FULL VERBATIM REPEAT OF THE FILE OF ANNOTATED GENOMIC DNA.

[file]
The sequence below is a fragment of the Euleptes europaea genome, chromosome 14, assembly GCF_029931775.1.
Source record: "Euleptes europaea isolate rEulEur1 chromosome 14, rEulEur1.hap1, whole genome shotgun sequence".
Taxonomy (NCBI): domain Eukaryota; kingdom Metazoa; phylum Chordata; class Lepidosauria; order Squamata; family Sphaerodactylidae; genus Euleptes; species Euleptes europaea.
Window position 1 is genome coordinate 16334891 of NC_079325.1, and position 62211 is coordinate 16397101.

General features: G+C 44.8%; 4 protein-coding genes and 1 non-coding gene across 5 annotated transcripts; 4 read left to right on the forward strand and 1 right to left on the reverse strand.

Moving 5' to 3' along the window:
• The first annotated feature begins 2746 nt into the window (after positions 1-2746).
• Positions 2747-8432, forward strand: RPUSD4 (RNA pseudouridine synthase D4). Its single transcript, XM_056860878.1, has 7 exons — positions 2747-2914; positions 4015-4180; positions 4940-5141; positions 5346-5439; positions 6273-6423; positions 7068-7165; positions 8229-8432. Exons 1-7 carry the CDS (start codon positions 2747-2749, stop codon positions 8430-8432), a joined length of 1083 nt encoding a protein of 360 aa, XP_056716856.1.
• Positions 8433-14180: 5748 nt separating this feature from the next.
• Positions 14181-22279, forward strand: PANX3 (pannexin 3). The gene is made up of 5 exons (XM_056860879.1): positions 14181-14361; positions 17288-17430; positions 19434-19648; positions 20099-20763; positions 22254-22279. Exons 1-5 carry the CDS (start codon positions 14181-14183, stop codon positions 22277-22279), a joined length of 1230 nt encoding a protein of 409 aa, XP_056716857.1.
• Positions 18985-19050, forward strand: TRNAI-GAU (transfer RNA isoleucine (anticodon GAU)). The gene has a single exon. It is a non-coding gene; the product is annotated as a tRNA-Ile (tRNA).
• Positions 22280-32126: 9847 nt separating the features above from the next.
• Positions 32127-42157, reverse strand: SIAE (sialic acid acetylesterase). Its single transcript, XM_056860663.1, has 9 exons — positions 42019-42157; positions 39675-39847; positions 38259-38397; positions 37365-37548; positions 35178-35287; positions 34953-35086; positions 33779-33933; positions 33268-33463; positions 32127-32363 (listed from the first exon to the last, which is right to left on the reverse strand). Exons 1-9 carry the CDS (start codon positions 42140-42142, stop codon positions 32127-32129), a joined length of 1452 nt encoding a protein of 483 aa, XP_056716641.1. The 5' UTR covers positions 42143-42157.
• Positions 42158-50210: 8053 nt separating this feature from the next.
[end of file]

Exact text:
The sequence below is a fragment of the Euleptes europaea genome, chromosome 14, assembly GCF_029931775.1.
Source record: "Euleptes europaea isolate rEulEur1 chromosome 14, rEulEur1.hap1, whole genome shotgun sequence".
Taxonomy (NCBI): domain Eukaryota; kingdom Metazoa; phylum Chordata; class Lepidosauria; order Squamata; family Sphaerodactylidae; genus Euleptes; species Euleptes europaea.
Window position 1 is genome coordinate 16334891 of NC_079325.1, and position 62211 is coordinate 16397101.

General features: G+C 44.8%; 4 protein-coding genes and 1 non-coding gene across 5 annotated transcripts; 4 read left to right on the forward strand and 1 right to left on the reverse strand.

Moving 5' to 3' along the window:
• The first annotated feature begins 2746 nt into the window (after positions 1-2746).
• Positions 2747-8432, forward strand: RPUSD4 (RNA pseudouridine synthase D4). Its single transcript, XM_056860878.1, has 7 exons — positions 2747-2914; positions 4015-4180; positions 4940-5141; positions 5346-5439; positions 6273-6423; positions 7068-7165; positions 8229-8432. Exons 1-7 carry the CDS (start codon positions 2747-2749, stop codon positions 8430-8432), a joined length of 1083 nt encoding a protein of 360 aa, XP_056716856.1.
• Positions 8433-14180: 5748 nt separating this feature from the next.
• Positions 14181-22279, forward strand: PANX3 (pannexin 3). The gene is made up of 5 exons (XM_056860879.1): positions 14181-14361; positions 17288-17430; positions 19434-19648; positions 20099-20763; positions 22254-22279. Exons 1-5 carry the CDS (start codon positions 14181-14183, stop codon positions 22277-22279), a joined length of 1230 nt encoding a protein of 409 aa, XP_056716857.1.
• Positions 18985-19050, forward strand: TRNAI-GAU (transfer RNA isoleucine (anticodon GAU)). The gene has a single exon. It is a non-coding gene; the product is annotated as a tRNA-Ile (tRNA).
• Positions 22280-32126: 9847 nt separating the features above from the next.
• Positions 32127-42157, reverse strand: SIAE (sialic acid acetylesterase). Its single transcript, XM_056860663.1, has 9 exons — positions 42019-42157; positions 39675-39847; positions 38259-38397; positions 37365-37548; positions 35178-35287; positions 34953-35086; positions 33779-33933; positions 33268-33463; positions 32127-32363 (listed from the first exon to the last, which is right to left on the reverse strand). Exons 1-9 carry the CDS (start codon positions 42140-42142, stop codon positions 32127-32129), a joined length of 1452 nt encoding a protein of 483 aa, XP_056716641.1. The 5' UTR covers positions 42143-42157.
• Positions 42158-50210: 8053 nt separating this feature from the next.